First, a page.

Coinbase, one of the world’s largest cryptocurrency exchanges, is about to make its public debut later today on the Nasdaq stock exchange.Stage set for today’s debut
Yesterday, Nasdaq set a reference price of $250 per share to provide the crypto business a valuation of $65.3 billion. This is lower than the $350 per share that shares of the company were trading in the private market last month, according to Bloomberg.
Some market analysts believe that the set price is far too low for a company that will become the first major US-based cryptocurrency business to go public via a direct listing.
#Coinbase gets reference price of $250 from Nasdaq ahead of Wed's direct listing, which would value comp ~$65bn on diluted basis. Reference price seems ridiculously low as Coinbase shares changed hands at $350/share in early March. So odds are high Coinbase doubles on opening day pic.twitter.com/uTFlU0omwK— Holger Zschaepitz (@Schuldensuehner) April 13, 2021
Although the set reference price is only indicative i.e. Coinbase stock price can open higher or lower today, the price may reflect some concerns that investors have about the company’s high dependence on its core business – crypto brokerage.
Lisa Ellis, an analyst at MoffettNathanson, initiated the coverage on Coinbase yesterday with a “Buy” rating and a price objective of $600.00 per share. Among other things, Ellis also touched upon the company’s dependence on high volatility in the crypto market.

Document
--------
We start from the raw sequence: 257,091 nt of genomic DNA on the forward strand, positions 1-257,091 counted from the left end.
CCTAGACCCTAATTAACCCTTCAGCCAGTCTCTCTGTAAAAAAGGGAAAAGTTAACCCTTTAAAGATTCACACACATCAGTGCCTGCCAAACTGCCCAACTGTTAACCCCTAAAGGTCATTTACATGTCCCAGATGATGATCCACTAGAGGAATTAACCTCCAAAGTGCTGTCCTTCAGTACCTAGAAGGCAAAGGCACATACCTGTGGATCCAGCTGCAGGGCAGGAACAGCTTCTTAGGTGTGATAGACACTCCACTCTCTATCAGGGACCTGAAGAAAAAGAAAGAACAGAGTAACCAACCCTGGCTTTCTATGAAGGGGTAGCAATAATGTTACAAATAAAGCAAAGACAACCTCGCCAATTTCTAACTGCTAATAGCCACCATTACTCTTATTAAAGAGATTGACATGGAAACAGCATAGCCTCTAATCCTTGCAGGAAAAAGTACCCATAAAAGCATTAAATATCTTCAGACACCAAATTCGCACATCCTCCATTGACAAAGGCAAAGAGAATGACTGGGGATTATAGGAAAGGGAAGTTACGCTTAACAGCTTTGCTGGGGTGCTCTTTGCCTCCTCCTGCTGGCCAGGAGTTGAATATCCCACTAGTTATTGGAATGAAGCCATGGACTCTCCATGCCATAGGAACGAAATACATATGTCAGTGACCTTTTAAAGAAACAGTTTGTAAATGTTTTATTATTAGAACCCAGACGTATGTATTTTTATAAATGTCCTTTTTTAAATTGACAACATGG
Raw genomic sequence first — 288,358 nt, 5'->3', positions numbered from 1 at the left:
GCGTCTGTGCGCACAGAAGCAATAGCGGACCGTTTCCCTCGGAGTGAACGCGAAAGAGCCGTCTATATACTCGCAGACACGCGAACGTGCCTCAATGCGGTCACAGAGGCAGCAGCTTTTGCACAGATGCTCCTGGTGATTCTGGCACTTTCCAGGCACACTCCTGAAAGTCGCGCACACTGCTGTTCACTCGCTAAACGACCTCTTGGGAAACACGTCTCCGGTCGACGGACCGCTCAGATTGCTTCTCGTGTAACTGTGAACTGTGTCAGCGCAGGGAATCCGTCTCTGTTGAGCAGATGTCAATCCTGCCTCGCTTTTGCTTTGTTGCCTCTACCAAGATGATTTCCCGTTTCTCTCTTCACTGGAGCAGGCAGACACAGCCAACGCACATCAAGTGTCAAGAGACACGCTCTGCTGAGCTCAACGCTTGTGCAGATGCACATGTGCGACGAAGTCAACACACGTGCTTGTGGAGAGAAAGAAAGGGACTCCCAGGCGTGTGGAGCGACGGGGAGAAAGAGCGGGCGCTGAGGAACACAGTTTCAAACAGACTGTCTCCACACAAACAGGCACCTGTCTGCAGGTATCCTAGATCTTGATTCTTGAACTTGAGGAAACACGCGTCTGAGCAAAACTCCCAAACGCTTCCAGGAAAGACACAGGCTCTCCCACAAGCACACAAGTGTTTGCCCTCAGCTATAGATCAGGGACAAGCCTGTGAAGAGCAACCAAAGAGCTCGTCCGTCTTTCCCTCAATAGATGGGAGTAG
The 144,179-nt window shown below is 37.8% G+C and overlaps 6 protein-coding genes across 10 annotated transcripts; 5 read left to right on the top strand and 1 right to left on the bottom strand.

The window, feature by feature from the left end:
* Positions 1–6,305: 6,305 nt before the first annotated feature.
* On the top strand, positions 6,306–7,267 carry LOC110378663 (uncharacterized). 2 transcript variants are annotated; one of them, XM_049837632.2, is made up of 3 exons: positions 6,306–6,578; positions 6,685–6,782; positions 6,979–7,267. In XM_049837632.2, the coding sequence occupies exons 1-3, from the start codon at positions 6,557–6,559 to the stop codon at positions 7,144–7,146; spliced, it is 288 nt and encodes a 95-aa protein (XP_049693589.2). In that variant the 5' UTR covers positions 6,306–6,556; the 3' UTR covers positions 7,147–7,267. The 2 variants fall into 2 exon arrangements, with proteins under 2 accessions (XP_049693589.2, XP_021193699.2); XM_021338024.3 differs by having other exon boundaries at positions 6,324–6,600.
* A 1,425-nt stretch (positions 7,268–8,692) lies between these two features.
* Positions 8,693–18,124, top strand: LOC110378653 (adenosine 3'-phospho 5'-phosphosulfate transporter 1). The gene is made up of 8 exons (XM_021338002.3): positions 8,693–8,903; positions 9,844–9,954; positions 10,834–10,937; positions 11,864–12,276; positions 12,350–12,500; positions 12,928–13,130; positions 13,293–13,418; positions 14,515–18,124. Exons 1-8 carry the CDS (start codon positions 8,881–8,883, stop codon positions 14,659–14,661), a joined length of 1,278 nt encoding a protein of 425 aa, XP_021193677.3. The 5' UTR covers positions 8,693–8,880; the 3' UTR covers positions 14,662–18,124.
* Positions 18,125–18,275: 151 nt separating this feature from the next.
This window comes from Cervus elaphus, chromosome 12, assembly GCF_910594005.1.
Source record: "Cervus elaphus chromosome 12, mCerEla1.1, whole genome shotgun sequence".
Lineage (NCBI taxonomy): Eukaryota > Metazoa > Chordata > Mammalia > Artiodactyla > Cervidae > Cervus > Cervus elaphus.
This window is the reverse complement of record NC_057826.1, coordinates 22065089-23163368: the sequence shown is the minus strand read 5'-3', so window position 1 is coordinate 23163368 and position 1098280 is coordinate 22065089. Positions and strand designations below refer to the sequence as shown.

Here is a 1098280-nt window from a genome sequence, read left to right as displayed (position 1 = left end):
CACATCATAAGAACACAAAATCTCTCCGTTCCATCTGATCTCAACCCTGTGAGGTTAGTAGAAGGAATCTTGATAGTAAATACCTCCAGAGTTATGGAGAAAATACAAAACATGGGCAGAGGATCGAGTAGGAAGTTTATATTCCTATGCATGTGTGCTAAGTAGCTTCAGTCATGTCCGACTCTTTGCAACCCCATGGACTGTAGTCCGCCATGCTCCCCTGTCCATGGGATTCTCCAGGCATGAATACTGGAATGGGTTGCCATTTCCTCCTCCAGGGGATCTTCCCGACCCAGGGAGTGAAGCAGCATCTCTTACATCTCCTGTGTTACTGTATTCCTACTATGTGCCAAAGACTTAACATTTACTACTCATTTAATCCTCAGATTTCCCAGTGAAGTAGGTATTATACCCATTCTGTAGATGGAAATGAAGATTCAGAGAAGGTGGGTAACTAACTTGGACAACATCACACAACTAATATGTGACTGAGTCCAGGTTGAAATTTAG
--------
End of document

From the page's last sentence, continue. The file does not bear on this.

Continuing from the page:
“We believe it is imperative that Coinbase succeed in diversifying its business into broader crypto technology infrastructure services, and we are closely watching its progress (e.g., the recent acquisition of Bison Trails, a blockchain PaaS company) in doing so,” the analyst said in a memo.Armstrong: Still not seeing margin compression
High volatility and strong trading activity resulted in an increase of almost 850% in Coinbase Q1 revenues. The company said it made a profit of between $730 million and $800 million vs $32 million a year ago.
Responding to a question from CNBC’s Andrew Ross Sorkin about the dependence on the crypto transaction fees, Armstrong says.
“We haven’t seen any margin compressions yet, and I actually wouldn’t expect to see it in the short-to-mid term,” due to the fast-changing crypto environment. Hence, there’s no “real risk of commoditization happening yet,” he added.
“Longer term, yes I do think there could be fee compression just like in any other asset class out there.”
Armstrong adds that Coinbase has already started to invest in different revenue streams as it attempts to lessen its dependence on transaction fees.
These investments will provide more steady and predictable streams of revenue, while in 5 to 10 years, these investments could yield 50% or more of the total revenue.